HIVandHepatitis.com coverage of the 50th European Association for the Study of the Liver International Liver Congress (EASL 2015) in Vienna, April 22-26, 2015.
Conference highlights include interferon-free hepatitis C treatment for people with advanced disease, experimental HCV antivirals, hepatitis B and delta, and management of liver disease complications.
HIVandHepatitis.com coverage of the 2015 Conference on Retroviruses and Opportunistic infections (CROI 2015), February 23-26, 2015, in Seattle.
Conference highlights include PrEP and HIV treatment as prevention, hepatitis C treatment for HIV/HCV coinfected people, new antiretroviral drugs, HIV cure research, HIV-related conditions, TB, Ebola virus, and access to care.
The U.S. Food and Drug Administration has approved 2 new treatments for hepatitis C virus (HCV) genotypes 3 and 4, which account for millions of cases worldwide. Daclatasvir (Daklinza) received the nod for use in combination with sofosbuvir (Sovaldi) for hard-to-treat genotype 3, while AbbVie received approval for its 2D paritaprevir/ritonavir/ombitasvir coformulation for genotype 4. Options remain limited, however, for people with liver cirrhosis.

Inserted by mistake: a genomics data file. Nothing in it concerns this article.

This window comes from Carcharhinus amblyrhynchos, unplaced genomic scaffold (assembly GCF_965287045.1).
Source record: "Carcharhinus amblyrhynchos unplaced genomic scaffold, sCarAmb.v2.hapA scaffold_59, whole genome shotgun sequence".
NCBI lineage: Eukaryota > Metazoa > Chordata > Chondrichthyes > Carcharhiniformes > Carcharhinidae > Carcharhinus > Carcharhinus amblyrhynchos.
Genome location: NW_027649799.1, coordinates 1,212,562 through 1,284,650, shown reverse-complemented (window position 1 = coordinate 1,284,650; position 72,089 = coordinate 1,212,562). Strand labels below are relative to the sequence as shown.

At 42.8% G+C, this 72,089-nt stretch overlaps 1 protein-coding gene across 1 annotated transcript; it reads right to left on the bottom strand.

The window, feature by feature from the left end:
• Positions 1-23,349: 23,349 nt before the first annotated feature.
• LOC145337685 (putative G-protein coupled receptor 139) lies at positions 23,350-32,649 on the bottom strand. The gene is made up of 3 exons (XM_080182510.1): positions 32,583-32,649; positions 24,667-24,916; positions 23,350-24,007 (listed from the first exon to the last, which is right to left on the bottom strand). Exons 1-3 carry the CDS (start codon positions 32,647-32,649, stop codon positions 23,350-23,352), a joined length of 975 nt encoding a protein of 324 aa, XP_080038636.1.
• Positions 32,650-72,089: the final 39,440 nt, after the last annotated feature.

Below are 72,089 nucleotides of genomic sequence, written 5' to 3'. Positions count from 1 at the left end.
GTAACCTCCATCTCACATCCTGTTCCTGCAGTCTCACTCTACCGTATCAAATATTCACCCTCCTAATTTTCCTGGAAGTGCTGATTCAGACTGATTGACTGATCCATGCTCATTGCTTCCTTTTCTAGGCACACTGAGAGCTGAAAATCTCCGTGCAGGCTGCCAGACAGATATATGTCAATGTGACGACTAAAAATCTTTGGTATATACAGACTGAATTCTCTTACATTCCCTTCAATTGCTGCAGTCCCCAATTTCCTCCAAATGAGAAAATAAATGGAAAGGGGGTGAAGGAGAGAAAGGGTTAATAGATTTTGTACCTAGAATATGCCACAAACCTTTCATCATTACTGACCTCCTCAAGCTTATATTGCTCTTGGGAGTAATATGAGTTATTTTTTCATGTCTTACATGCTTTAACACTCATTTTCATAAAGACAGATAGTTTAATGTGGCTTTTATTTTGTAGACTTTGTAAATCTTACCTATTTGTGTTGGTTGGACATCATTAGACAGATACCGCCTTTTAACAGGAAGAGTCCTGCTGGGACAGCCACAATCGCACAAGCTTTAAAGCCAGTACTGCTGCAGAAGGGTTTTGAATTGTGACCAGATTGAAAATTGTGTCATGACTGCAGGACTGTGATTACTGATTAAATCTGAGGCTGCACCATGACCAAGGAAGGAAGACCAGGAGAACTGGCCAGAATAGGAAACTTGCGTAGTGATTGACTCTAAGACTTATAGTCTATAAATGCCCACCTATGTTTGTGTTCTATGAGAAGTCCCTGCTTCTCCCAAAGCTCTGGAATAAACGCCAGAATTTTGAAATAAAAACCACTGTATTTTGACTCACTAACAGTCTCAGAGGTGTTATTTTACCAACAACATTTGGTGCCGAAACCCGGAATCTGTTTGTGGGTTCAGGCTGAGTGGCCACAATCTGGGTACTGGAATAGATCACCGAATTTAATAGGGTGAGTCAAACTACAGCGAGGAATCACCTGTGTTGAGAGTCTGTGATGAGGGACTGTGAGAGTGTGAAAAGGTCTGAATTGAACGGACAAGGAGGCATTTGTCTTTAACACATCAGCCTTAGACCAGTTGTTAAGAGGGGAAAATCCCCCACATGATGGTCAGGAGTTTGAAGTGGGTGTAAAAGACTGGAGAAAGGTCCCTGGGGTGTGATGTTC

A trio of interferon-free regimens -- sofosbuvir/ledipasvir, AbbVie's 3D regimen, and grazoprevir/elbasvir -- were well-tolerated and cured more than 90% of HIV/HCV coinfected participants in 3 clinical trials, confirming that HIV-positive people can respond as well as HIV-negative people to modern hepatitis C treatment, according to a set of reports presented at the 8th International AIDS Society Conference on HIV Pathogenesis, Treatment and Prevention (IAS 2015) last week in Vancouver.